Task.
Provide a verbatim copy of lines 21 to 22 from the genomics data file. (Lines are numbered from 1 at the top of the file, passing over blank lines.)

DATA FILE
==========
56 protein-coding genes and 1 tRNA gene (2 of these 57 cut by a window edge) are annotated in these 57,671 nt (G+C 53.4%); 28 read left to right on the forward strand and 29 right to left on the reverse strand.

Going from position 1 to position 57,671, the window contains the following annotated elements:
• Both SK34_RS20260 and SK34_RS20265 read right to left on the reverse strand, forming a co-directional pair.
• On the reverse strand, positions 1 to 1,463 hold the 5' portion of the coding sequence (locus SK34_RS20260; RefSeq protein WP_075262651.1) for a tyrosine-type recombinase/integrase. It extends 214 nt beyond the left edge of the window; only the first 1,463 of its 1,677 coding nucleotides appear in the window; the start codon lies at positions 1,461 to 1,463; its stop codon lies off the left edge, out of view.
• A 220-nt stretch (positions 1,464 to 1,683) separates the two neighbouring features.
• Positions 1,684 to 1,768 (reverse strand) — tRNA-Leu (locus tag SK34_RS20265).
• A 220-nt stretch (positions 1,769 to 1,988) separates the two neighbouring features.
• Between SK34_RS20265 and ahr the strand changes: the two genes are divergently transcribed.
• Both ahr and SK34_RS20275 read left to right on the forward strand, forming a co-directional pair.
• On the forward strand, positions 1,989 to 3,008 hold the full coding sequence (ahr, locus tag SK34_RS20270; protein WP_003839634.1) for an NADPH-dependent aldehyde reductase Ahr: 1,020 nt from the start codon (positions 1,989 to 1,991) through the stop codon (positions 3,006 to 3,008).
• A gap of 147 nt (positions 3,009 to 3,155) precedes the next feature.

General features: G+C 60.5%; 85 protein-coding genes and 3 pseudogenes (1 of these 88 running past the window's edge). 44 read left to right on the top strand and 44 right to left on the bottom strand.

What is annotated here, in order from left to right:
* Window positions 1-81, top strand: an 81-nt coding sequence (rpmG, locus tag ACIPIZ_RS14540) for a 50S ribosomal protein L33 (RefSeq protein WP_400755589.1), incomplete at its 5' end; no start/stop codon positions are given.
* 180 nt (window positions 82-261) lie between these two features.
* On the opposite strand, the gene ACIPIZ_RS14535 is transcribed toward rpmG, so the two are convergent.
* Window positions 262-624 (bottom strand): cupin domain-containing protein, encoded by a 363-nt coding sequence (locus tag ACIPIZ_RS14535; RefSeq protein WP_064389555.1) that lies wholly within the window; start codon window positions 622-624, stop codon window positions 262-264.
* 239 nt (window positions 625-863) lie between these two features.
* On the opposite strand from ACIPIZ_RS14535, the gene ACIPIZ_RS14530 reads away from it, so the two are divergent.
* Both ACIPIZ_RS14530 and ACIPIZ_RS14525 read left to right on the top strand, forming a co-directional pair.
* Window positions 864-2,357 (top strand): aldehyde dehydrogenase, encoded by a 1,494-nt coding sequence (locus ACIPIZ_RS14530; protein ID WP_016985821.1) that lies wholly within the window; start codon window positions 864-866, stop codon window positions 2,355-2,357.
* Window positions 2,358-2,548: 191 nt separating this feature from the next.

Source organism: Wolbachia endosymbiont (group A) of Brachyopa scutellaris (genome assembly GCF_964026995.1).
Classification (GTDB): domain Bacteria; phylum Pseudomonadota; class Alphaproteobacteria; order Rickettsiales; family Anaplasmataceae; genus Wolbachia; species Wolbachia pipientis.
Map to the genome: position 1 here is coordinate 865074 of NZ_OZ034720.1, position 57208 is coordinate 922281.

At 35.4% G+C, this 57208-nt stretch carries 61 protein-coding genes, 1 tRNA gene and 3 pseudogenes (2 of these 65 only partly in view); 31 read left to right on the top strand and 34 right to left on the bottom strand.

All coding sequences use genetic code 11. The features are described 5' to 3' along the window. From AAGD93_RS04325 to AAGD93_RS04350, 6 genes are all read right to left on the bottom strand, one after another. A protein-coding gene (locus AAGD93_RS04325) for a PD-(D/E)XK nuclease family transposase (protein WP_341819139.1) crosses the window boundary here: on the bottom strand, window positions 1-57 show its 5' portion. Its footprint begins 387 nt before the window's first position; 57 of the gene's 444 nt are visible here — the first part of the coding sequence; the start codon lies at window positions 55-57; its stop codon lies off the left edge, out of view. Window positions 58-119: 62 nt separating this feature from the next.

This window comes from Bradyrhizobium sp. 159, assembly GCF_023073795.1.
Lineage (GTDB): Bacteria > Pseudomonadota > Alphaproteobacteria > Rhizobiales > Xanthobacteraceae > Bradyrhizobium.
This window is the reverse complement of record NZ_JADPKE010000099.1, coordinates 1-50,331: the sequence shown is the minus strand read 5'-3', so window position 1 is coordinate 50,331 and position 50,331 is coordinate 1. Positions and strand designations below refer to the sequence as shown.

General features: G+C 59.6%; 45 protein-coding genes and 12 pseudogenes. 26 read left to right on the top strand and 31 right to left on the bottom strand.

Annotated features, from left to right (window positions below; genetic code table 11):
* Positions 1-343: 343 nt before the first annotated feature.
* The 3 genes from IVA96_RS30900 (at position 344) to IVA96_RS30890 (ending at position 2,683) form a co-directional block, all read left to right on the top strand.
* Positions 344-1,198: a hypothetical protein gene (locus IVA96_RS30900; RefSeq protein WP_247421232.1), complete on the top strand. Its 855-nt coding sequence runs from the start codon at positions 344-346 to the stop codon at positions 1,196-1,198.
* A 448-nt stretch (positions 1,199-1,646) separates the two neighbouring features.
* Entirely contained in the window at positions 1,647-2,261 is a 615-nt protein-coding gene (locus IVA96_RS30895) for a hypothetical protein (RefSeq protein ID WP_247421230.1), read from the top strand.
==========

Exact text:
* Window positions 864-2,357 (top strand): aldehyde dehydrogenase, encoded by a 1,494-nt coding sequence (locus ACIPIZ_RS14530; protein ID WP_016985821.1) that lies wholly within the window; start codon window positions 864-866, stop codon window positions 2,355-2,357.
* Window positions 2,358-2,548: 191 nt separating this feature from the next.